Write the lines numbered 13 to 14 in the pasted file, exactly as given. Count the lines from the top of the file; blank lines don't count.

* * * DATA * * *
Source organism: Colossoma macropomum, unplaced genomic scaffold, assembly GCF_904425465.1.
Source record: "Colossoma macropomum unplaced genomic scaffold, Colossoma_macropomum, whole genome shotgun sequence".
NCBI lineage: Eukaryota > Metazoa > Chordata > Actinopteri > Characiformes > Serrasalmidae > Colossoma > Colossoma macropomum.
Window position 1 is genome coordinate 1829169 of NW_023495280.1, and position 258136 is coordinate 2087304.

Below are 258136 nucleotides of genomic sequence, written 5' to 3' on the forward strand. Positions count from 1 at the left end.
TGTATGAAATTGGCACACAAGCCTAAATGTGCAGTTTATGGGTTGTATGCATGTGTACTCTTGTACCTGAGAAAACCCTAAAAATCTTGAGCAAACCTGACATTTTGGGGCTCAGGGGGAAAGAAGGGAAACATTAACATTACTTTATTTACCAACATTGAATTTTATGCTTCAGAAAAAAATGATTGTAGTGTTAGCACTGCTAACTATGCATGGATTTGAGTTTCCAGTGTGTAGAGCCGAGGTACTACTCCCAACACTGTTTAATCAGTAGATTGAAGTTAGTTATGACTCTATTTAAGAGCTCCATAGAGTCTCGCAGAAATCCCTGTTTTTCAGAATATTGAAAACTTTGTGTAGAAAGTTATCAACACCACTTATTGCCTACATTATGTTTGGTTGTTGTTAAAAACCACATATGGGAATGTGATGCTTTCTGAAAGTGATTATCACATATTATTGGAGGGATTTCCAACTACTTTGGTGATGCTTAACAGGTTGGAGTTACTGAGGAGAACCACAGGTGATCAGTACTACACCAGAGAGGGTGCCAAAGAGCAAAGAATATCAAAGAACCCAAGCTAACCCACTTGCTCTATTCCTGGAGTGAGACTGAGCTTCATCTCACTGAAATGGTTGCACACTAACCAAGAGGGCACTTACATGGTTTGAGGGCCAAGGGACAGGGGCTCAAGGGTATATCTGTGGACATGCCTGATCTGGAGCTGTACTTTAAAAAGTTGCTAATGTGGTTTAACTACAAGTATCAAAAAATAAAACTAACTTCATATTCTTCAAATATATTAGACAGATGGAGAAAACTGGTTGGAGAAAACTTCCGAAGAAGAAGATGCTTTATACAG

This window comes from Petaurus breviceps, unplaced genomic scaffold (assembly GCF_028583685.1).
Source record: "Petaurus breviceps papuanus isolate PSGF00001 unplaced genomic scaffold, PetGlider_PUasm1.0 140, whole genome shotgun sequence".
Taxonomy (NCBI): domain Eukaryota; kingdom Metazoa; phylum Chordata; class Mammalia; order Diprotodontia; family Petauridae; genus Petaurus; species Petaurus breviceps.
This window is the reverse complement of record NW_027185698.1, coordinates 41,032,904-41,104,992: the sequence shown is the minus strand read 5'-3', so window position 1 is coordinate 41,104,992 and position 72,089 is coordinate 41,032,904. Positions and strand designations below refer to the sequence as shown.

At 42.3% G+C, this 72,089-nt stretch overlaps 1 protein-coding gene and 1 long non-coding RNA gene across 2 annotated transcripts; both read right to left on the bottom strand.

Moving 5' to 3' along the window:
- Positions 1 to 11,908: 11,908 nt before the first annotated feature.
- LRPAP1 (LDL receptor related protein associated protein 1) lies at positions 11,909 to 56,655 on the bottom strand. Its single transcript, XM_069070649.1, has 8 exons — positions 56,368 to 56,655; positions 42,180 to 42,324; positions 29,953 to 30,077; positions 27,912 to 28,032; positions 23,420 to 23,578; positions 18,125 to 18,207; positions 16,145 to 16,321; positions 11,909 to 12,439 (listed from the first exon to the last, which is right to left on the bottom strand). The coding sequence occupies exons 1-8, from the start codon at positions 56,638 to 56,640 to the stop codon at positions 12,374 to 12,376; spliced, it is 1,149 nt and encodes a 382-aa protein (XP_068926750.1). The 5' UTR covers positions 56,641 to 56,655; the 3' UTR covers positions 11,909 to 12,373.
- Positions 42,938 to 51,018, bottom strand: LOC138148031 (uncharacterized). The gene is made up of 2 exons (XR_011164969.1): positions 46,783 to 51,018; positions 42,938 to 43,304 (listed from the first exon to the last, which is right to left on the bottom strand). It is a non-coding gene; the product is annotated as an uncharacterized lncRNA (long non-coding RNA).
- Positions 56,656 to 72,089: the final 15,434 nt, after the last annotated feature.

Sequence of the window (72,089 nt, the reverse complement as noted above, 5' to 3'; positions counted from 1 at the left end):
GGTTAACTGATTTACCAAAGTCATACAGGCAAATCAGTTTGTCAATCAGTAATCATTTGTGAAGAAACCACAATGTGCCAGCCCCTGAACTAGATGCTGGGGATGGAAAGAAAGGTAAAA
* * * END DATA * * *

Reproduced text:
- Positions 1 to 11,908: 11,908 nt before the first annotated feature.
- LRPAP1 (LDL receptor related protein associated protein 1) lies at positions 11,909 to 56,655 on the bottom strand. Its single transcript, XM_069070649.1, has 8 exons — positions 56,368 to 56,655; positions 42,180 to 42,324; positions 29,953 to 30,077; positions 27,912 to 28,032; positions 23,420 to 23,578; positions 18,125 to 18,207; positions 16,145 to 16,321; positions 11,909 to 12,439 (listed from the first exon to the last, which is right to left on the bottom strand). The coding sequence occupies exons 1-8, from the start codon at positions 56,638 to 56,640 to the stop codon at positions 12,374 to 12,376; spliced, it is 1,149 nt and encodes a 382-aa protein (XP_068926750.1). The 5' UTR covers positions 56,641 to 56,655; the 3' UTR covers positions 11,909 to 12,373.